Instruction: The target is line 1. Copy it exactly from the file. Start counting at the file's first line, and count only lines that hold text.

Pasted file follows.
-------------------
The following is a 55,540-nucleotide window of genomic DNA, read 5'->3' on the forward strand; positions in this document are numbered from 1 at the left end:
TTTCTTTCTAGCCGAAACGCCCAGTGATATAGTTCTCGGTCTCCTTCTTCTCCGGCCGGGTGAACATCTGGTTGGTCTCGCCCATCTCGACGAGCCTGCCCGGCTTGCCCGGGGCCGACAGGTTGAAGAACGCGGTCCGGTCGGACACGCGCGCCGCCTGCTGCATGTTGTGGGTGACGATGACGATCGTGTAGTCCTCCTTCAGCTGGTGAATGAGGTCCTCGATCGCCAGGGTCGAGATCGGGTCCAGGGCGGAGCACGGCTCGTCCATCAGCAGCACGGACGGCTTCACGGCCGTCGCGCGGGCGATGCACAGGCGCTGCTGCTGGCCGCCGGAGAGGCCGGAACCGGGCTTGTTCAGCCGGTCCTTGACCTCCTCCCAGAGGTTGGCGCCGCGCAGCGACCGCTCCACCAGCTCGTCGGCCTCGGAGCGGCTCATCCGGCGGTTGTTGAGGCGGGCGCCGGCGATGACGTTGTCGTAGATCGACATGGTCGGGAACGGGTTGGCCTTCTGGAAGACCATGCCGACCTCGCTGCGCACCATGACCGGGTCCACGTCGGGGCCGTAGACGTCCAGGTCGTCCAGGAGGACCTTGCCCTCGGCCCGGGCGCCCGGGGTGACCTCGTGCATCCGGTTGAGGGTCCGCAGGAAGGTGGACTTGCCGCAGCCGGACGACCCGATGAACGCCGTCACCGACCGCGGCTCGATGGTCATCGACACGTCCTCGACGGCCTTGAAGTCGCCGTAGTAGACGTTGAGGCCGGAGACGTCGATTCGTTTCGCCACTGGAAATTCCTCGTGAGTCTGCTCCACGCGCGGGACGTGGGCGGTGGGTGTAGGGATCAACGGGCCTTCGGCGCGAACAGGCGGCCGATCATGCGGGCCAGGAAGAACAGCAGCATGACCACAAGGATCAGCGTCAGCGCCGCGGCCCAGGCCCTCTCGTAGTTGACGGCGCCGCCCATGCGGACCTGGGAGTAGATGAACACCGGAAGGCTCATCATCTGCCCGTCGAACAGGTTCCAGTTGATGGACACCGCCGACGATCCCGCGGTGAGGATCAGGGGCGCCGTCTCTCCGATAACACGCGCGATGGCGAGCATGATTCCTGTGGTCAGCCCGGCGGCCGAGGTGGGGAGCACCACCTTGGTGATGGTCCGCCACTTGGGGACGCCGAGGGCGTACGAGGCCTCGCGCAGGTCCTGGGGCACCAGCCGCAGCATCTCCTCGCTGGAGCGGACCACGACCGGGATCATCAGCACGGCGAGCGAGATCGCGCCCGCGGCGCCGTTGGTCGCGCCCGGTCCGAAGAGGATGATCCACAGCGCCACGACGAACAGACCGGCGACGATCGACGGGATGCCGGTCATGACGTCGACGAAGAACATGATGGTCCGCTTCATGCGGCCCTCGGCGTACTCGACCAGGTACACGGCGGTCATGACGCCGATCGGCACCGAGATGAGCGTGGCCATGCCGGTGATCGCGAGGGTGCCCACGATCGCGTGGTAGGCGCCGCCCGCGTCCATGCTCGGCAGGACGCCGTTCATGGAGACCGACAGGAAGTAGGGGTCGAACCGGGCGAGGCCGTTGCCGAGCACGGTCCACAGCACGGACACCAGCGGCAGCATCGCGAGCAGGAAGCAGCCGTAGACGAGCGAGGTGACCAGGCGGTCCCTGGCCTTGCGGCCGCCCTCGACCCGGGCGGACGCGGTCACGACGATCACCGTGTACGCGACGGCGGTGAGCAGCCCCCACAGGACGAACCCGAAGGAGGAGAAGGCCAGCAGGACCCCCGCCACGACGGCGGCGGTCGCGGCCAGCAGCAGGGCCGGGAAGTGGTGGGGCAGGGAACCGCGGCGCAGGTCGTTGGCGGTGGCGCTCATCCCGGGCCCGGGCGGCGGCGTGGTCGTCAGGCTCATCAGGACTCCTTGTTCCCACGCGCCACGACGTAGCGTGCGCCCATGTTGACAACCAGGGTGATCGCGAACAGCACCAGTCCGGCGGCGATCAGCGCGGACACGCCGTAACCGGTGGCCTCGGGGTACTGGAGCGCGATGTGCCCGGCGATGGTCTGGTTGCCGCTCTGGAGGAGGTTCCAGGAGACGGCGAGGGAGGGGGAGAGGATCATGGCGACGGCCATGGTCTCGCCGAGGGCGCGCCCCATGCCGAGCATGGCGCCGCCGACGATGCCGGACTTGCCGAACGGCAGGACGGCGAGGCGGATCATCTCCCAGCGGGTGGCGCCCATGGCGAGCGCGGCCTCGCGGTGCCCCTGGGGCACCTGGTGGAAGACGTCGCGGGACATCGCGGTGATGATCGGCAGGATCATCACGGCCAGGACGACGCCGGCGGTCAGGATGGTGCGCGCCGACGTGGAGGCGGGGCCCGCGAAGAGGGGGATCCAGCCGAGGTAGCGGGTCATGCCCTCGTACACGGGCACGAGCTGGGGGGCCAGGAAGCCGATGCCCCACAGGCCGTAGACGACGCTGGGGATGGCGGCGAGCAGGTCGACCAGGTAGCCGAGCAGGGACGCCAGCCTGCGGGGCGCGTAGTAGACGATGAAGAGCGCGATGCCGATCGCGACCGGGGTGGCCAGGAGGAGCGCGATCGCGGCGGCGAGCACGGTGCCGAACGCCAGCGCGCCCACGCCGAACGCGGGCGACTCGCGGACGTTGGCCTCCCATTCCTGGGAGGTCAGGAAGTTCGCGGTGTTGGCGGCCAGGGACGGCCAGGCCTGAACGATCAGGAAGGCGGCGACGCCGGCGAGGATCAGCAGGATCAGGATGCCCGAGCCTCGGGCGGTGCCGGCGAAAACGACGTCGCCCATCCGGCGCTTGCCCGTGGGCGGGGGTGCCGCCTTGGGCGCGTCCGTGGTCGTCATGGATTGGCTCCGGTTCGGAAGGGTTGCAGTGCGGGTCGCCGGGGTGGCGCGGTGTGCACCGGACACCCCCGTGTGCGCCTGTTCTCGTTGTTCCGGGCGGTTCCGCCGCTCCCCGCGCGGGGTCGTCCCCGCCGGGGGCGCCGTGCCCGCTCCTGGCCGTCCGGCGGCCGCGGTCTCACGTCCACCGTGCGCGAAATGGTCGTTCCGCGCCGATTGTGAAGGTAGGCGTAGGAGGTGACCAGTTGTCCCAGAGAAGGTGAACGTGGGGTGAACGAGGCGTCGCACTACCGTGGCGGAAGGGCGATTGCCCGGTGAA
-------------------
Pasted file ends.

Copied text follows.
The following is a 55,540-nucleotide window of genomic DNA, read 5'->3' on the forward strand; positions in this document are numbered from 1 at the left end: